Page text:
Here is a drill to improve your ability to predict your line.

    1. Find yourself a curvy road. A familiar one is best. A calm track day
      would also be perfect.
    2. Back off your speed enough so you are certain you won't run wide.
      Set your speed that way for each turn you enter.
    3. Get the bike fully turned into the corner so you are happy with
      where it is pointed.
    4. Begin your roll-on as soon as possible after #3 is settled.
    5. Estimate where exactly you think the bike is going to be at its
      widest point on the turn's exit. Don't choose blind turns to do it. You are trying to predict at what point ahead you will come the. closest to the center line (in right hand corners on the road) or the road's edge (in left hand corners on the road). Your final and widest exit point.
    6. Maintain a fluid, seamless and continuous roll-on throughout the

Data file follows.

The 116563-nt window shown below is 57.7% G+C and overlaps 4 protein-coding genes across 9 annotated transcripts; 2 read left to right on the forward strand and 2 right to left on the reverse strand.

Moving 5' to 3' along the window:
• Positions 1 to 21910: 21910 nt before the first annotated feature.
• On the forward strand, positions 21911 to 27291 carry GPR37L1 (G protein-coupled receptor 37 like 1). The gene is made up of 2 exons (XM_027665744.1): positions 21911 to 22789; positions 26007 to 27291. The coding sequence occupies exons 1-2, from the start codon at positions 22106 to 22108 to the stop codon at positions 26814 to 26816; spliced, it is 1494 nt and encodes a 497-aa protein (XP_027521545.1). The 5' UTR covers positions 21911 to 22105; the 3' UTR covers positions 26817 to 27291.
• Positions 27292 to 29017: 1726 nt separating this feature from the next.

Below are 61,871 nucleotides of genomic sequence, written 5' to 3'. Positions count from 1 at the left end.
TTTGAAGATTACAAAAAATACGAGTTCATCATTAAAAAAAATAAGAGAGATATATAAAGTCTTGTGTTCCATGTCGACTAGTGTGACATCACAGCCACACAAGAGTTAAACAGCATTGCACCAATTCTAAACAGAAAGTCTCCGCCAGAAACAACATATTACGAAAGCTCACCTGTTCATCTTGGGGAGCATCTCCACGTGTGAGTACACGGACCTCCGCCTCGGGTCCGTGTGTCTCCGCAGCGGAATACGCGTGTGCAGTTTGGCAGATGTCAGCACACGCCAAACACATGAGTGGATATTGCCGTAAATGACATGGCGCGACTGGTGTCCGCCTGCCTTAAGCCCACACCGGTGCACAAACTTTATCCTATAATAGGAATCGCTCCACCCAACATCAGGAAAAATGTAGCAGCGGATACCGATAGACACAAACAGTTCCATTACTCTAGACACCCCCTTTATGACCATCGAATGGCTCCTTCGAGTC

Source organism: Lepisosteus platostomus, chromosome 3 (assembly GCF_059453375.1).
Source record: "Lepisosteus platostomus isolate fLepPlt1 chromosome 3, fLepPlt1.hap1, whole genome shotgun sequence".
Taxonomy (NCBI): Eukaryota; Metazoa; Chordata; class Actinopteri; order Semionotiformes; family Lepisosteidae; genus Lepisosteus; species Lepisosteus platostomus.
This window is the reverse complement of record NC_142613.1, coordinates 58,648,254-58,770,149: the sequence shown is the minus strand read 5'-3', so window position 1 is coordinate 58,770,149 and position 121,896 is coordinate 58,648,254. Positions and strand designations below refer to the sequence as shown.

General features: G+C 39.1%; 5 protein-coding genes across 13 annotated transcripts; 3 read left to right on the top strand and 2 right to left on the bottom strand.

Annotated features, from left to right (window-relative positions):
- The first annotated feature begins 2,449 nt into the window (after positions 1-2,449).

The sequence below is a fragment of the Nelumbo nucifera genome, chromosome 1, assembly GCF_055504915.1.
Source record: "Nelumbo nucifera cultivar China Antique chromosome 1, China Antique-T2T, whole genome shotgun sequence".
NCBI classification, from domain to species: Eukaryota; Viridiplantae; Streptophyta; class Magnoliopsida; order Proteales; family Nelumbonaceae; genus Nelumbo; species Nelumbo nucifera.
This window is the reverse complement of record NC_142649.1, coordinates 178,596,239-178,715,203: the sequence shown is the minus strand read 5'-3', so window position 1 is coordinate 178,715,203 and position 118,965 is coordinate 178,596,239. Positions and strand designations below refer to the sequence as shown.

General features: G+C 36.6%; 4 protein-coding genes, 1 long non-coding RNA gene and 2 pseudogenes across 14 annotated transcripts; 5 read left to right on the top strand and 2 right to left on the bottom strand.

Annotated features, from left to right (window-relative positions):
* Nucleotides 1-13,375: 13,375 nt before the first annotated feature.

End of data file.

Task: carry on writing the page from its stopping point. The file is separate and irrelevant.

corner.
    7. Do not adjust the steering or lean angle of the bike (unless you
      really have to).
    8. Evaluate your estimate from #5. How did you do? How close were you
      to the point you thought was going to be your exit?
    9. Experiment with slower and/or more aggressive roll-ons until you get
      the feel for what it takes for that bike to hold a predictable line.

Run Wide Adjustments

Here are some classic errors and problems that counter your efforts to maintain a predictable line:

Throttle errors:

  1. You roll on the gas too soon. Before it is fully leaned into the
    turn.
  2. You roll on the gas too aggressively. This over-extends the forks
    and increases speed too much, both make it run wide
  3. You roll on a little bit and stop. That alters your line. This